Following the successful launch of our Cooking Up History sessions last month, we were inspired to put on our pinnies again to try out some more recipes from our Georgian cookbook. Willing volunteers David and Christina joined us in the Archives kitchen, and enthusiastically took up the challenge of recreating a couple of rather unusual recipes.
First up on the menu was a sweet and savoury dish called ‘Veal Kidney Florentine’. Baked in a pastry case, the dish didn’t look anything out of the ordinary: a generously filled pie with a decorative latticed topping. We all agreed, however, the flavour was distinctly out of kilter with today’s cuisine, and tasted nothing like anything we had ever tried.
Not everyone was keen, but David was fairly positive. He thought the dish was “not unpleasant, but very unusual and exotic”. Perhaps not surprising given the unfamiliar blend of ingredients used in the filling: a tongue-tingling mix of kidney, apples, orange peel and lettuce, spices (mace and nutmeg) and a good glug of sherry.
Christina felt it was “more of a sweet dish like an apple pie rather than a savoury one”, and rather unusual therefore to find served as a first course. The method was easy to follow, and everyone agreed that the dish looked stunning, even if the taste didn’t quite live up to its appearance! We wondered whether the recipe could be tweaked for modern palates by adding more meat, and decreasing the fruit content, as the taste of the apple was pretty overpowering.
Moving on from the florentine, we had a go at ‘Orange and Lemon Dumplins’. To make these, we scooped the flesh out of lemons and oranges, and filled the zesty casings with a spice and brandy infused almond breadcrumb mixture.
The batter resembled the texture of thick porridge as we spooned it into the fruit shells. The ‘lid’ of each fruit was then put back, and secured by wrapping the whole citrus in muslin. We then faced an agonising decision. How long should we cook them for? The recipe suggested that they would “take as much boyling as a piece of beif”. How long is a piece of string?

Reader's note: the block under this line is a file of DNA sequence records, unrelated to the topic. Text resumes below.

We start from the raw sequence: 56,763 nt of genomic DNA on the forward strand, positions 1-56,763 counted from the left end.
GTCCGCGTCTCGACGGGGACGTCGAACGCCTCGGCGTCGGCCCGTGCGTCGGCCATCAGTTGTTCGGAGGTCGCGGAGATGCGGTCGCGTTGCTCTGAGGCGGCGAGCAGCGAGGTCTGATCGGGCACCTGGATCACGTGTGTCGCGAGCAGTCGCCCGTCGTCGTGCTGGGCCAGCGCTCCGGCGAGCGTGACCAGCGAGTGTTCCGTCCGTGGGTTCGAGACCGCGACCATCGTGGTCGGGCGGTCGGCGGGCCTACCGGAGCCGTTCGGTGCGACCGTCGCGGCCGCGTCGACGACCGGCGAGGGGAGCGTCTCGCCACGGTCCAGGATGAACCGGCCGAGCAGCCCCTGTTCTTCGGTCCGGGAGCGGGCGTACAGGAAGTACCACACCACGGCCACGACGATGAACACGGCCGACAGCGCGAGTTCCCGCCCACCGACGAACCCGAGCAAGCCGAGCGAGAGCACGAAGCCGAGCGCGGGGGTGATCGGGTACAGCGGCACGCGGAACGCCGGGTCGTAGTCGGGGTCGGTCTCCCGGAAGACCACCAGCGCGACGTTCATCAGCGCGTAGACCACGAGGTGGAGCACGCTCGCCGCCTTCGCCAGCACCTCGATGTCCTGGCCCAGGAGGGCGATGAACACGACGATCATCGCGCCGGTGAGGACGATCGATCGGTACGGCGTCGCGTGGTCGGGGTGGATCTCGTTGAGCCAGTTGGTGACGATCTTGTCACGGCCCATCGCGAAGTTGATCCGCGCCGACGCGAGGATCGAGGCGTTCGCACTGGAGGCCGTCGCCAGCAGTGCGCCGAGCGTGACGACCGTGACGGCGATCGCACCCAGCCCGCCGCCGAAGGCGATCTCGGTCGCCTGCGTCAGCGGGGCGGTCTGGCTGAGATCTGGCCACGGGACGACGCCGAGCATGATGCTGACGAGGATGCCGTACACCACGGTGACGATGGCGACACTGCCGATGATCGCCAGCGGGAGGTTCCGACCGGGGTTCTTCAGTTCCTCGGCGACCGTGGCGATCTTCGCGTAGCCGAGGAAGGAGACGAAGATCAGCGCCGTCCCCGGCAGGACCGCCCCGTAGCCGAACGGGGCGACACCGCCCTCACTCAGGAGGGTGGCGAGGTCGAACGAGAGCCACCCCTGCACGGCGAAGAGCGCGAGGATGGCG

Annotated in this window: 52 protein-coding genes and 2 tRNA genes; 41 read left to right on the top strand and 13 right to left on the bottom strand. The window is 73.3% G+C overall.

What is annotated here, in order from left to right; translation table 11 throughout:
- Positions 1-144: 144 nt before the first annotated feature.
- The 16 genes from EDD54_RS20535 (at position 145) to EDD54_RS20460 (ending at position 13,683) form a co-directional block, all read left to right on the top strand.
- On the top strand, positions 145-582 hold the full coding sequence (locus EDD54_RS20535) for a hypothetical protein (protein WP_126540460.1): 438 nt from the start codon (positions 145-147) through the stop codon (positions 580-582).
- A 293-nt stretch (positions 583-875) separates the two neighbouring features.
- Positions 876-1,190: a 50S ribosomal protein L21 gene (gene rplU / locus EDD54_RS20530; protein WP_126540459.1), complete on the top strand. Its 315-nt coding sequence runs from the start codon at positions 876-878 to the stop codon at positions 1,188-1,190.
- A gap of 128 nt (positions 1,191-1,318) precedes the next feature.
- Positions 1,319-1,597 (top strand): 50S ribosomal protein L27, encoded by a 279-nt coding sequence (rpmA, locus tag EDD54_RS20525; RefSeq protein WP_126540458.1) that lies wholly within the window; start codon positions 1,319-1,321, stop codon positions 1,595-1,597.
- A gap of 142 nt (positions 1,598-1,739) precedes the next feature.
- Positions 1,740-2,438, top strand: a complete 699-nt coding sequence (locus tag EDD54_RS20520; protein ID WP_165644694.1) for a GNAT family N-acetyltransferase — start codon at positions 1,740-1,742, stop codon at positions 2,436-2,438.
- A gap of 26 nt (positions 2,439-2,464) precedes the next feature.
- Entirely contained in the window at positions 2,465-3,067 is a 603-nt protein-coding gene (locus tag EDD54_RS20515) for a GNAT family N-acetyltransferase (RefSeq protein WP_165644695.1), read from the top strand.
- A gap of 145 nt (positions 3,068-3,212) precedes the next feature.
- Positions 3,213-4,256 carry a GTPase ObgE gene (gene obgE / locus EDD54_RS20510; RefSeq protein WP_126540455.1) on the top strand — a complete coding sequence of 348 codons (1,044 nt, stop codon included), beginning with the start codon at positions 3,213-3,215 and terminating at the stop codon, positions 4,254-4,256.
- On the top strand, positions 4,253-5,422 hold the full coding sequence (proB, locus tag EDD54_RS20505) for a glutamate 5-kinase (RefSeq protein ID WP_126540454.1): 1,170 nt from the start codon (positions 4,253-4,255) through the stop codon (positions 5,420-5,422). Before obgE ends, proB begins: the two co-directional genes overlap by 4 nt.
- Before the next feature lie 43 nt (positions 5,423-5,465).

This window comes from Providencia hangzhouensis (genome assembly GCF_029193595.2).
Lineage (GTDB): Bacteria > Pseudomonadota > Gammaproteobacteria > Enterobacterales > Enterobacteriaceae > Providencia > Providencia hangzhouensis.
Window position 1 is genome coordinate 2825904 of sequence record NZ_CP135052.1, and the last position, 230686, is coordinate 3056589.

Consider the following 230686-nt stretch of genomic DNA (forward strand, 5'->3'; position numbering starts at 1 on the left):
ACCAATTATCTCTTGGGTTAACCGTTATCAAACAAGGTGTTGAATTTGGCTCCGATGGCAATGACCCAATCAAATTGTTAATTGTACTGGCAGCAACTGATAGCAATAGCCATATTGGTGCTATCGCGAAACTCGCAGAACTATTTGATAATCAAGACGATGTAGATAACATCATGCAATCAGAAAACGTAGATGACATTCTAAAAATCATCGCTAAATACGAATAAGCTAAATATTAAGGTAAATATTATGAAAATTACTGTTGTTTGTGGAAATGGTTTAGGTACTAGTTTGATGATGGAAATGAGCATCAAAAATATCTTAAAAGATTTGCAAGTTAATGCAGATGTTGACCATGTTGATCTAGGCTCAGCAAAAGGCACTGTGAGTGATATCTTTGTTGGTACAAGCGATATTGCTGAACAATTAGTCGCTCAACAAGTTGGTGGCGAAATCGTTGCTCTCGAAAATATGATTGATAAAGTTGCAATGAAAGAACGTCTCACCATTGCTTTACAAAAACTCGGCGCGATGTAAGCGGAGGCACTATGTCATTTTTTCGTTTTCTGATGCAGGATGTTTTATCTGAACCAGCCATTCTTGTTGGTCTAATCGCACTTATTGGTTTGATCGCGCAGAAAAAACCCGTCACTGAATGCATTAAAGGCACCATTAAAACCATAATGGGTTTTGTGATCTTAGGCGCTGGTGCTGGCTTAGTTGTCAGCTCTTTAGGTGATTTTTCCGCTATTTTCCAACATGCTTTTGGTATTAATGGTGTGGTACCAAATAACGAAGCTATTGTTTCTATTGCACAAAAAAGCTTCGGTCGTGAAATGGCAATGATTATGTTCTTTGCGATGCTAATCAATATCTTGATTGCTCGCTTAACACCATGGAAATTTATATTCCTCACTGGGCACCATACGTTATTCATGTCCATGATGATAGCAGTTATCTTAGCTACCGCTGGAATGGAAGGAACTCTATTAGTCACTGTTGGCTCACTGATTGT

In the end, we did cook the fruit too long. Overboiled, the dumplings were at the point of near collapse when we took them out of the pan.
The orange and lemon dumplings received a mixed reaction. Someone described the filling as “good comfort food” whilst David preferred the zestiness of the actual lemon and orange casings that held the mixture. We all thought the dish was somewhat lacking in flavour. On reflection, maybe we hadn’t sweetened the mix enough. As with many other recipes in the Cookbook, there were no quantities to go by – only the vague instruction to add ‘some sugar to taste’.
The dumpling ingredients – sugar, brandy, almonds and citrus – had led us to think of the dish as a dessert, but in fact the Cookbook describes it as an accompaniment for a main course. Perhaps the blandness of the dish was intended to balance the flavour of the richer main course dish. Maybe we missed a trick by tasting the florentine and dumplings one after the other rather than together. It is possible that eating the two dishes together would have offered us quite a different taste experience.
Tempted to take up the challenge? See our Cooking Up History page for all the recipes our intrepid volunteers have tried to date.
We’d love to know how you get on with these, or any other recipes from The Cookbook of Unknown Ladies… Email your photos and findings to firstname.lastname@example.org, or post a comment on the blog!